However, Mr. Kristof doesn’t stop there. He continues:

If Israel were to stop the settlements, ease the checkpoints, allow people in and out more freely, and negotiate more enthusiastically with Syria over the Golan Heights and with the Arab countries on the basis of the Saudi peace proposal, then peace might still elude the region. But Israel would at least be doing everything possible to secure its long-term future, rather than bolstering Hamas.

.(“Tough Love for Israel“, New York Times, July 25, 2008, http://www.nytimes.com)

Let’s review his arguments. Israel should:

  1. “stop the settlements” — ok by me,
  2. “ease the checkpoints” — how do you do this and ensure that Terrorists will not get through undetected?,
  3. “allow people in and out more freely” — again, see my question with regards to the checkpoints,
  4. “negotiate more enthusiastically with Syria over the Golan Heights” — eh? Let’s see where the current talks with Syria being held in Turkey lead. If all it leads to is a cold and meaningless peace in exchange for the Golan Heights then what has Israel really gained?
  5. “negotiate more ethusiastically…with the Arab countries on the basis of the Saudi peace proposal” — hmmm…let’s see. The Saudi peace proposal calls for:
    • Full withdrawl of Israel from all Arab lands captured since 1967 – i.e. “Land for Peace” – Israel’s stance since 1967
    • Implementation of UN Security Council resolutions 242 and 338 — no surprise there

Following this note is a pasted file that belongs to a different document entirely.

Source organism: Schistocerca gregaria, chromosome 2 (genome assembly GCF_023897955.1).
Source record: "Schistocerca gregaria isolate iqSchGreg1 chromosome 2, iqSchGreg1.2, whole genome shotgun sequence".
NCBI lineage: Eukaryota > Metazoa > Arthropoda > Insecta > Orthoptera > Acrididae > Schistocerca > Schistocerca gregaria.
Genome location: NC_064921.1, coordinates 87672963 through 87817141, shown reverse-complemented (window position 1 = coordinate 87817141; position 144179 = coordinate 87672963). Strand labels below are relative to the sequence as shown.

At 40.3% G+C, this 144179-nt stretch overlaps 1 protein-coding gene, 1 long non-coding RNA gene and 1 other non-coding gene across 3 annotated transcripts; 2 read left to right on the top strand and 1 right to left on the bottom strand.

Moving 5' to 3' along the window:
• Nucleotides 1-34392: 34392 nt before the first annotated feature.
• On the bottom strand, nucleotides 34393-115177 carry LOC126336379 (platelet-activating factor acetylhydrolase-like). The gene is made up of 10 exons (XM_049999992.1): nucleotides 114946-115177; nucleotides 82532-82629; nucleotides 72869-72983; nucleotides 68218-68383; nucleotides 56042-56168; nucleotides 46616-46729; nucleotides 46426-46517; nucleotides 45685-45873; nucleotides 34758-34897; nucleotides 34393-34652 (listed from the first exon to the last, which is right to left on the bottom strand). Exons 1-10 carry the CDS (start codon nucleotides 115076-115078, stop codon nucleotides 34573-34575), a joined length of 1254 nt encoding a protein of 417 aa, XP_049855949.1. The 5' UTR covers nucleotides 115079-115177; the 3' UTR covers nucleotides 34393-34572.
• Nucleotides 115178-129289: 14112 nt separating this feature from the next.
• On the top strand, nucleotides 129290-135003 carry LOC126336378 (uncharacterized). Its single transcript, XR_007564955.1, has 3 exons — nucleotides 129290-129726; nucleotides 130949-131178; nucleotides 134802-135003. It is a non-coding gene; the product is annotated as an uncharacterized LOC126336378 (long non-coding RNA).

• The establishiment of an independent Palestinian state with east Jerusalem as its capital — a little sticky as to what would be considered “east Jerusalem”
    • A just solution to the Palestinian Refugee problem in accordance with the UN General Assembly Resolution 194 (i.e. “The Right of Return”) — hmmm…Mr. Kristof’s logic above however states that deep ties to places does not “confer any right to live in these places or even visit them.” That’s a bit of a problem.
    • The normalization of relations in the context of a comprehensive peace — that’s pretty vague.

In essence Mr. Kristof is putting all of the onus on Israel and none of it on the Palestinian Arabs or any of the Arab states in the region for the failure of the peace process. He argues that if Israel would, in essence, “just be reasonable” and give the Arabs what they want then we would have peace in the Middle East. What he fails to point out is that Israel has been trying that approach with the withdrawal from Gaza and southern Lebanon and look where it has gotten them — rockets rain down daily on the Israeli city of Sderot and occassionally on Ashkelon, anti-semitic incitement continues not just in Gaza but in the West Bank as well where Palestinian President Mahmoud Abbas rules (Mr. Kristof calls him Israel’s “most reasonable partner ever”), and Hizbollah is already preparing it’s next pretext for war. The Jerusalem Report noted on July 16th 2008 that